Monday, March 21, 2011
Phenomenology of Spirit, Preface, paragraph 46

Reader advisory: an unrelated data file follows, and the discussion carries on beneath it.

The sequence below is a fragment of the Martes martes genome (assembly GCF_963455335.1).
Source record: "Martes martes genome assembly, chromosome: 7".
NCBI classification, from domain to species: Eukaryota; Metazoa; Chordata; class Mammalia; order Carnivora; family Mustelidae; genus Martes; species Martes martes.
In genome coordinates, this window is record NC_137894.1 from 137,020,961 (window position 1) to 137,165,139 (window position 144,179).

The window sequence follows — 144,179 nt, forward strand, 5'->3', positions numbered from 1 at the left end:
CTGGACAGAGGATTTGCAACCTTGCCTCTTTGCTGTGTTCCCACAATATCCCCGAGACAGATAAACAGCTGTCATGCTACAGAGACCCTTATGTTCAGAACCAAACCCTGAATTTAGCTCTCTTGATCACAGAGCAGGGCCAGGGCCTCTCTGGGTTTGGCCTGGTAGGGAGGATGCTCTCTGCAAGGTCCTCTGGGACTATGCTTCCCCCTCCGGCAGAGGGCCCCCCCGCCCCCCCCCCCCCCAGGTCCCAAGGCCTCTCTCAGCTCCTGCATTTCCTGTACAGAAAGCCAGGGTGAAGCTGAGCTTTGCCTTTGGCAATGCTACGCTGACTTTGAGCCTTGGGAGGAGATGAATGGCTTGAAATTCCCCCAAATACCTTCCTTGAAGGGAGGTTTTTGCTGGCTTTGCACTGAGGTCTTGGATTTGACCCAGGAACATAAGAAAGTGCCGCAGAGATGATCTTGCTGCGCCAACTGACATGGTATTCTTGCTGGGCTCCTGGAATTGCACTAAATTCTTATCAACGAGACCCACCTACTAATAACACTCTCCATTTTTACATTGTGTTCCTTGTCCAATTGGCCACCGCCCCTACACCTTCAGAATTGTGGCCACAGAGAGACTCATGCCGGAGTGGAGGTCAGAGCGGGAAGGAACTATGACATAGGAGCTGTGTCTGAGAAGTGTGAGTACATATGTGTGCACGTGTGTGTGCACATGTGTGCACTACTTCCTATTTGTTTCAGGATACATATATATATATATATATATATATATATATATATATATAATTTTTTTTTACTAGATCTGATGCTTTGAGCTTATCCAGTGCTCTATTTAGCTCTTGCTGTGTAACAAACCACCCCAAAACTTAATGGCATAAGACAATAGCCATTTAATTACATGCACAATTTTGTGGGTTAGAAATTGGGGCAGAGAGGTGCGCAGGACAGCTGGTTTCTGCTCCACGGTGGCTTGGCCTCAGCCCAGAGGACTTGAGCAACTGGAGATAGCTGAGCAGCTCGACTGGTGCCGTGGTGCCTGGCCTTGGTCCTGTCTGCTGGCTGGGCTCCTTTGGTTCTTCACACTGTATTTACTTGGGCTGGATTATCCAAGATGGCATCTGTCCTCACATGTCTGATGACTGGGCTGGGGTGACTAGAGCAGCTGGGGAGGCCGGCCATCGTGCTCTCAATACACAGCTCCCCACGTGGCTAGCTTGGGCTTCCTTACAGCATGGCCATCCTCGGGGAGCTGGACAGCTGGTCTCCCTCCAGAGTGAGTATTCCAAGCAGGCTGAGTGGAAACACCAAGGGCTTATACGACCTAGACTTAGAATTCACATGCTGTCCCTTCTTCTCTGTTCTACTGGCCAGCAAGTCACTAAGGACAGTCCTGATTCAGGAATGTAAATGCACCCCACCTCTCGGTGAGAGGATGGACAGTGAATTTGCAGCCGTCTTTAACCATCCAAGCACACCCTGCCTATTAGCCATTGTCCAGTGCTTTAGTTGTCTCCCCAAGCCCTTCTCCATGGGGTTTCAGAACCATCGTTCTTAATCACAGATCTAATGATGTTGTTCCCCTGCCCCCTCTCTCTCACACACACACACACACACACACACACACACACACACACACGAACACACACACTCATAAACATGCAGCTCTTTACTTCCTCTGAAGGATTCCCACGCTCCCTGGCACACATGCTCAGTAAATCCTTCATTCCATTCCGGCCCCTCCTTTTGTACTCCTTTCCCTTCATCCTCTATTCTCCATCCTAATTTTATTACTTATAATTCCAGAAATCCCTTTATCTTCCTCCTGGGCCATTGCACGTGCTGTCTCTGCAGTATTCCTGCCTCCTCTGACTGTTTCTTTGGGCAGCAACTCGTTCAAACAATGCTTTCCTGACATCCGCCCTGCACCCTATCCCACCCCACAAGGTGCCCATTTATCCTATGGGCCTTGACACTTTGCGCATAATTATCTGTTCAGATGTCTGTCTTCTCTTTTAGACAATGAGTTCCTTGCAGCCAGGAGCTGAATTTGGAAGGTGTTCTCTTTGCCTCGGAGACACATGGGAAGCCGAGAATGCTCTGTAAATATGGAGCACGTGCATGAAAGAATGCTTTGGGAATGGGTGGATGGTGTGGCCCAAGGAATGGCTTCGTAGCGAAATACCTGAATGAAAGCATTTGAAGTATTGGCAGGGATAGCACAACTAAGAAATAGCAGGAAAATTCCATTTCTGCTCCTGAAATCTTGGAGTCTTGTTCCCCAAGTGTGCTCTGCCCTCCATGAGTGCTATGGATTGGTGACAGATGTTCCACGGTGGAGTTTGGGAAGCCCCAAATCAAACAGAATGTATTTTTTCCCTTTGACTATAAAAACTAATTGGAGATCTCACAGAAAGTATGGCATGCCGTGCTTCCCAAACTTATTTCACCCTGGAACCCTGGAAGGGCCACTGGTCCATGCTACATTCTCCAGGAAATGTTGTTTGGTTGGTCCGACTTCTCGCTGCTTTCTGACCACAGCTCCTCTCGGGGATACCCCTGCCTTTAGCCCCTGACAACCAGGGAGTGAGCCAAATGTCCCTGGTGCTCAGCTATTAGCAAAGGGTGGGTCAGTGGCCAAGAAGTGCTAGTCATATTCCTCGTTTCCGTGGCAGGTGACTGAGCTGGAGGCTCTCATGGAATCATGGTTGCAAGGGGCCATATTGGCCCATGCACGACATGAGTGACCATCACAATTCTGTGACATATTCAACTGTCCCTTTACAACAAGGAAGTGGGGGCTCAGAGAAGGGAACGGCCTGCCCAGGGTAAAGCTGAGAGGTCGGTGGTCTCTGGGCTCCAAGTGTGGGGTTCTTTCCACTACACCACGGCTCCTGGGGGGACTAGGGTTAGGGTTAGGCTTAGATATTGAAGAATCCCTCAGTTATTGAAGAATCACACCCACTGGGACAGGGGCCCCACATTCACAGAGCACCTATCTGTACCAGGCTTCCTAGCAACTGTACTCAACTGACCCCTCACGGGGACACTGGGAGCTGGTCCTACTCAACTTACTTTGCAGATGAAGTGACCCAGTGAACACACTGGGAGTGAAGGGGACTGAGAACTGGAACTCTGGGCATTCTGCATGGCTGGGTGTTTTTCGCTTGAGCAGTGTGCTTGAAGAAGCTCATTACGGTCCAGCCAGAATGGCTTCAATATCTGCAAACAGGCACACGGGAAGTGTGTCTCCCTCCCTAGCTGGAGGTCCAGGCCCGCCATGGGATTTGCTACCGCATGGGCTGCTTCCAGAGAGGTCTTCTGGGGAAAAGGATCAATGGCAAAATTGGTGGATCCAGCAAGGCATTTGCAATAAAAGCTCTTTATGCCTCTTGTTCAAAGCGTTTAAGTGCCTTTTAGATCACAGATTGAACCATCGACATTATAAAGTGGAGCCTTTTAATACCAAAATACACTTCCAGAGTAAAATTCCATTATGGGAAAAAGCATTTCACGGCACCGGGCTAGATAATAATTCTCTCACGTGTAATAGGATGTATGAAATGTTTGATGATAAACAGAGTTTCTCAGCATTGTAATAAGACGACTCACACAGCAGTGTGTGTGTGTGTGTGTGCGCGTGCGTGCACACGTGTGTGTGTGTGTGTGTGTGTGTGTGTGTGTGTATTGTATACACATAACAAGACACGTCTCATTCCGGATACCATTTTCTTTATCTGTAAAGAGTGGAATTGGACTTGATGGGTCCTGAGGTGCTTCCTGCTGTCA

Nor does immanent, so-called pure mathematics, oppose time as time to space, as a second material for its consideration. Applied mathematics, no doubt, treats of time, as also of motion, and other actual things as well; but it picks up from experience synthetic propositions – i.e. statements of their relations, which are determined by their concept – and merely applies its formulae to these conditions. That the so-called proofs of propositions such as those concerning the equilibrium of the lever, the relation of space and time in gravitation, etc., which applied mathematics frequently gives, should be taken and given as proofs, is itself merely a proof of how great the need is for cognition to have a process of proof, seeing that, even where it has no proof, it yet esteems the mere semblance of it, and thereby gains a certain satisfaction. A criticism of those proofs would be as instructive as it would be significant, if the criticism could purify mathematics of this false finery, partly to indicate its limits, and thence the necessity for another type of knowledge. As to time, which, one is to believe, is to constitute, as counterpart to space, the material of the other division of pure mathematics, this is the concept-in-existence itself. The principle of quantity, the concept-less distinction, and the principle of equality, of abstract lifeless unity, are incapable of dealing with that sheer restlessness of life and absolute distinction. This negativity only becomes the second material of this cognition, then, as paralyzed, namely, as the unit, which, it being an external operation, degrades what is self-moving to the level of mere matter, in order thus to get an indifferent, external, lifeless content.